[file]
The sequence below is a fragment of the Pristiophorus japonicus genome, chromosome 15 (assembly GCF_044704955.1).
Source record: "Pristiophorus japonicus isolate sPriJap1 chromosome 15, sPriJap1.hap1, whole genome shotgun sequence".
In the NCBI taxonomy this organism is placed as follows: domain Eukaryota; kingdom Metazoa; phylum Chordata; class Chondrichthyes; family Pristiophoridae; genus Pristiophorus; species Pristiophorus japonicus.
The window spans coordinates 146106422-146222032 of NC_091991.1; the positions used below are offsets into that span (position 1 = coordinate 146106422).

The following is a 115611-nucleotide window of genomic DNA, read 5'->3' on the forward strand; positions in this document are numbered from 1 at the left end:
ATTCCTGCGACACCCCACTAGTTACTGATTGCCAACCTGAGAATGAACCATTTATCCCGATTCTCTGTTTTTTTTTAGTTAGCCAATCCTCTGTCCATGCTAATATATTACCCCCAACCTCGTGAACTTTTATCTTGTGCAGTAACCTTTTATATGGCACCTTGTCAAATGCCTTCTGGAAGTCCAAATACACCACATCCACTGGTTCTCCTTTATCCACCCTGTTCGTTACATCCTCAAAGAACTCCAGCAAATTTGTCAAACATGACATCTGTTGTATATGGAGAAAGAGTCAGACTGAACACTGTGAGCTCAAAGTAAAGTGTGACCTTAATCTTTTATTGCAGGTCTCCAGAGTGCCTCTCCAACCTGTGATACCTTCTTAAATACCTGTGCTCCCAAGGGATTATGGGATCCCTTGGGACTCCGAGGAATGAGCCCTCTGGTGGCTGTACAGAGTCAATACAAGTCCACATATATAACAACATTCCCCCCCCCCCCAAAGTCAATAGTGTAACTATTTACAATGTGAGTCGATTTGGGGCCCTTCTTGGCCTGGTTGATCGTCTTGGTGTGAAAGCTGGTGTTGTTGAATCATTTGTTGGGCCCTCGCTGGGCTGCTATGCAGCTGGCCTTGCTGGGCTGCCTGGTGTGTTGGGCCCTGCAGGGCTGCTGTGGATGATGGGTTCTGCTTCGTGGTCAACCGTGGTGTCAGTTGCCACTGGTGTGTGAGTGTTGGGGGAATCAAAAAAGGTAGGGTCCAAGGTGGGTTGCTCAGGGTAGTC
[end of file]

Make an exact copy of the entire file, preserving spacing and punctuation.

The sequence below is a fragment of the Pristiophorus japonicus genome, chromosome 15 (assembly GCF_044704955.1).
Source record: "Pristiophorus japonicus isolate sPriJap1 chromosome 15, sPriJap1.hap1, whole genome shotgun sequence".
In the NCBI taxonomy this organism is placed as follows: domain Eukaryota; kingdom Metazoa; phylum Chordata; class Chondrichthyes; family Pristiophoridae; genus Pristiophorus; species Pristiophorus japonicus.
The window spans coordinates 146106422-146222032 of NC_091991.1; the positions used below are offsets into that span (position 1 = coordinate 146106422).

The following is a 115611-nucleotide window of genomic DNA, read 5'->3' on the forward strand; positions in this document are numbered from 1 at the left end:
ATTCCTGCGACACCCCACTAGTTACTGATTGCCAACCTGAGAATGAACCATTTATCCCGATTCTCTGTTTTTTTTTAGTTAGCCAATCCTCTGTCCATGCTAATATATTACCCCCAACCTCGTGAACTTTTATCTTGTGCAGTAACCTTTTATATGGCACCTTGTCAAATGCCTTCTGGAAGTCCAAATACACCACATCCACTGGTTCTCCTTTATCCACCCTGTTCGTTACATCCTCAAAGAACTCCAGCAAATTTGTCAAACATGACATCTGTTGTATATGGAGAAAGAGTCAGACTGAACACTGTGAGCTCAAAGTAAAGTGTGACCTTAATCTTTTATTGCAGGTCTCCAGAGTGCCTCTCCAACCTGTGATACCTTCTTAAATACCTGTGCTCCCAAGGGATTATGGGATCCCTTGGGACTCCGAGGAATGAGCCCTCTGGTGGCTGTACAGAGTCAATACAAGTCCACATATATAACAACATTCCCCCCCCCCCCAAAGTCAATAGTGTAACTATTTACAATGTGAGTCGATTTGGGGCCCTTCTTGGCCTGGTTGATCGTCTTGGTGTGAAAGCTGGTGTTGTTGAATCATTTGTTGGGCCCTCGCTGGGCTGCTATGCAGCTGGCCTTGCTGGGCTGCCTGGTGTGTTGGGCCCTGCAGGGCTGCTGTGGATGATGGGTTCTGCTTCGTGGTCAACCGTGGTGTCAGTTGCCACTGGTGTGTGAGTGTTGGGGGAATCAAAAAAGGTAGGGTCCAAGGTGGGTTGCTCAGGGTAGTC